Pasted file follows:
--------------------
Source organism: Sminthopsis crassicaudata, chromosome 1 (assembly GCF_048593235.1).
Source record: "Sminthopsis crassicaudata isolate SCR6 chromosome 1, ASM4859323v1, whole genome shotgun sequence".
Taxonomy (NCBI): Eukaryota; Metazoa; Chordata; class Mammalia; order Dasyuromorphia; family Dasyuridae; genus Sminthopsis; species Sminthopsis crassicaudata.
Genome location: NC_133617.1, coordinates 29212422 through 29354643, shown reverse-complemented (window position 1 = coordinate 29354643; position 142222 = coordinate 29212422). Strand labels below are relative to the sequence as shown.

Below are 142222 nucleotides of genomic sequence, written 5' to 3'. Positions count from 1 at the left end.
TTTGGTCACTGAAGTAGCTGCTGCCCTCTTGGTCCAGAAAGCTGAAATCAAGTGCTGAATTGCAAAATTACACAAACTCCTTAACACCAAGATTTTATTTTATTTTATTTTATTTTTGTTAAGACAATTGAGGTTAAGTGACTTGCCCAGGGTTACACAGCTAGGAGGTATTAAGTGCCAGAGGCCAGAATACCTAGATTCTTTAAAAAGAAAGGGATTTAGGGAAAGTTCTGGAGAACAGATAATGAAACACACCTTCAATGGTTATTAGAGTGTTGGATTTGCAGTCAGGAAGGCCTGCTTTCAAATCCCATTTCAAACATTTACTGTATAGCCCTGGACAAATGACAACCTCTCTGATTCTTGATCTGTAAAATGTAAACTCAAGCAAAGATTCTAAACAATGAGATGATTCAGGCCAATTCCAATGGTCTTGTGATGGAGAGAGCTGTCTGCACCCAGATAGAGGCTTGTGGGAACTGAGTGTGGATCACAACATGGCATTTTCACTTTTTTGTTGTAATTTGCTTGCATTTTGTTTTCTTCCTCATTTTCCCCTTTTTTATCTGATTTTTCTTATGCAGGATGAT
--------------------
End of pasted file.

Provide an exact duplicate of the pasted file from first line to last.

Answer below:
Source organism: Sminthopsis crassicaudata, chromosome 1 (assembly GCF_048593235.1).
Source record: "Sminthopsis crassicaudata isolate SCR6 chromosome 1, ASM4859323v1, whole genome shotgun sequence".
Taxonomy (NCBI): Eukaryota; Metazoa; Chordata; class Mammalia; order Dasyuromorphia; family Dasyuridae; genus Sminthopsis; species Sminthopsis crassicaudata.
Genome location: NC_133617.1, coordinates 29212422 through 29354643, shown reverse-complemented (window position 1 = coordinate 29354643; position 142222 = coordinate 29212422). Strand labels below are relative to the sequence as shown.

Below are 142222 nucleotides of genomic sequence, written 5' to 3'. Positions count from 1 at the left end.
TTTGGTCACTGAAGTAGCTGCTGCCCTCTTGGTCCAGAAAGCTGAAATCAAGTGCTGAATTGCAAAATTACACAAACTCCTTAACACCAAGATTTTATTTTATTTTATTTTATTTTTGTTAAGACAATTGAGGTTAAGTGACTTGCCCAGGGTTACACAGCTAGGAGGTATTAAGTGCCAGAGGCCAGAATACCTAGATTCTTTAAAAAGAAAGGGATTTAGGGAAAGTTCTGGAGAACAGATAATGAAACACACCTTCAATGGTTATTAGAGTGTTGGATTTGCAGTCAGGAAGGCCTGCTTTCAAATCCCATTTCAAACATTTACTGTATAGCCCTGGACAAATGACAACCTCTCTGATTCTTGATCTGTAAAATGTAAACTCAAGCAAAGATTCTAAACAATGAGATGATTCAGGCCAATTCCAATGGTCTTGTGATGGAGAGAGCTGTCTGCACCCAGATAGAGGCTTGTGGGAACTGAGTGTGGATCACAACATGGCATTTTCACTTTTTTGTTGTAATTTGCTTGCATTTTGTTTTCTTCCTCATTTTCCCCTTTTTTATCTGATTTTTCTTATGCAGGATGAT